Ford’s off-roader has quite the story…
Now that new Ford Broncos are making their way into communities all over, we thought it would be a good time to remind everyone of the heritage of the Blue Oval’s off-roader. The included video shows Broncos being assembled in the 1990s before the name was retired for over two decades. It’s a fascinating look at how vehicle manufacturing has changed since then, plus it provides insight into why the Bronco is beloved by so many.
Check out how Chip Foose would redesign the first-gen Ford Bronco here.
One thing pointed out in the video is that the Bronco was actually not Ford’s first off-road vehicle. Technically, the Model T and Model A were driven off the pavement and on some surprisingly rugged trails back in the day, but neither one was designed primarily for trail use. The first Ford to claim that honor belongs to the jeep, a fact which might cause some Mopar fans serious cognitive dissonance. Ford made over 250,000 jeeps during WWII, and while it didn’t reveal the Bronco until August 11, 1965, the automaker retained what it learned from producing the wartime machines.
Another fact some people don’t know is Ford almost called the Bronco the Wrangler. While that was a frontrunner, other options considered by the automaker was Trail Blazer, Rustler, Gaucho, Explorer, Bravo, and Caballero. There definitely was a theme to most of the names, but executives decided with the success of the Mustang a horse-themed scheme was best. That was a better option than the original name, GOAT, which stood for Goes Over Any Terrain.
Ford designed the Bronco to address the complaints of Jeep and International Harvester Scout owners, who said their rigs were too small, not powerful enough, uncomfortable, loud, and rode rough. By exploiting the vulnerabilities of the competition, the more luxurious yet still very capable first-generation Bronco was a huge hit. Today, even rough first-gen Broncos sell for eye-watering amounts.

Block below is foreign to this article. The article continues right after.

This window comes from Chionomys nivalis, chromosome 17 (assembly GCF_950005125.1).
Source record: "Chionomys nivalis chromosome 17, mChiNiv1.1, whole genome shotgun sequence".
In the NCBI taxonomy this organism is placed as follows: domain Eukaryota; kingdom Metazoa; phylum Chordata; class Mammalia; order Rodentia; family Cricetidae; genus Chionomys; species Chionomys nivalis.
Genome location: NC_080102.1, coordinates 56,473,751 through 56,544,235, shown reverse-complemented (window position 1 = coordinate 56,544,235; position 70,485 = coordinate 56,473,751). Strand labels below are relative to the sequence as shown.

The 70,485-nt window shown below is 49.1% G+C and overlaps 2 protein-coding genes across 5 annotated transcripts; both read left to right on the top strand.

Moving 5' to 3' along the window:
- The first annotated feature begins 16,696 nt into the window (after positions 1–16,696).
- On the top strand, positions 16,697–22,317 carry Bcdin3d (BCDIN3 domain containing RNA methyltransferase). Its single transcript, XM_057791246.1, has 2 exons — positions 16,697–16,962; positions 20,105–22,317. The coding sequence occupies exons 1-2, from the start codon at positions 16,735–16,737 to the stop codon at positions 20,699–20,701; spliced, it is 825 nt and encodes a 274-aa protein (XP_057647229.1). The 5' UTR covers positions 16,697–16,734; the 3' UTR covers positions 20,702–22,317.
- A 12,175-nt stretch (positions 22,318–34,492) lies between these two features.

The second-generation Bronco was originally supposed to launch starting with the 1974 model year. Thanks to the oil embargo, that was delayed until 1978. Based on the F-100 and using a V8, it was bigger, heavier, and less popular. Not only did it consume more fuel, it was less practical for off-roading. If you don’t see many second-gen Broncos it’s for good reason since they were only made for two years.
Incorporating feedback from customers, Ford made the third-generation Bronco smaller and lighter, although it was still significantly larger than the first-gen. While the V8 engine was retained, a V6 option was offered. Another big change was the addition of an independent front suspension instead of a solid front axle.
In 1984 Ford made the fateful decision to launch the Bronco II, a smaller version of the off-roader aimed at younger shoppers. While it was closer in size to the first-generation Broncos, the Bronco II quickly became notorious for rollovers. Numerous lawsuits took their toll and Ford was forced to discontinue the Bronco II after a 6-year run.
While the Bronco II debacle tarnished Ford’s image, the fourth-gen Bronco helped modernize the off-roader. Like the updated F-Series it was based on, the Bronco gained electronic fuel injection, anti-lock brakes, and a sleeker aero body style. Some people really lover fourth-generation Broncos, especially the Eddie Bauer and Silver Anniversary models, although they haven’t quite become collectable, yet.
The final generation of the Bronco for the 20th century lasted from 1992 to 1996. You can blame O.J. Simpson for putting the final nail in the coffin for Ford’s off-roader, but the push for safety also played a part. Ford incorporated all kinds of safety measures in the rig, like a driver’s side airbag, while just not even mentioning the removable hardtop as if it were some shameful secret. Jeep was busy celebrating the open-air nature of the Wrangler at the same time and consumers made a choice.
photo credit: Ford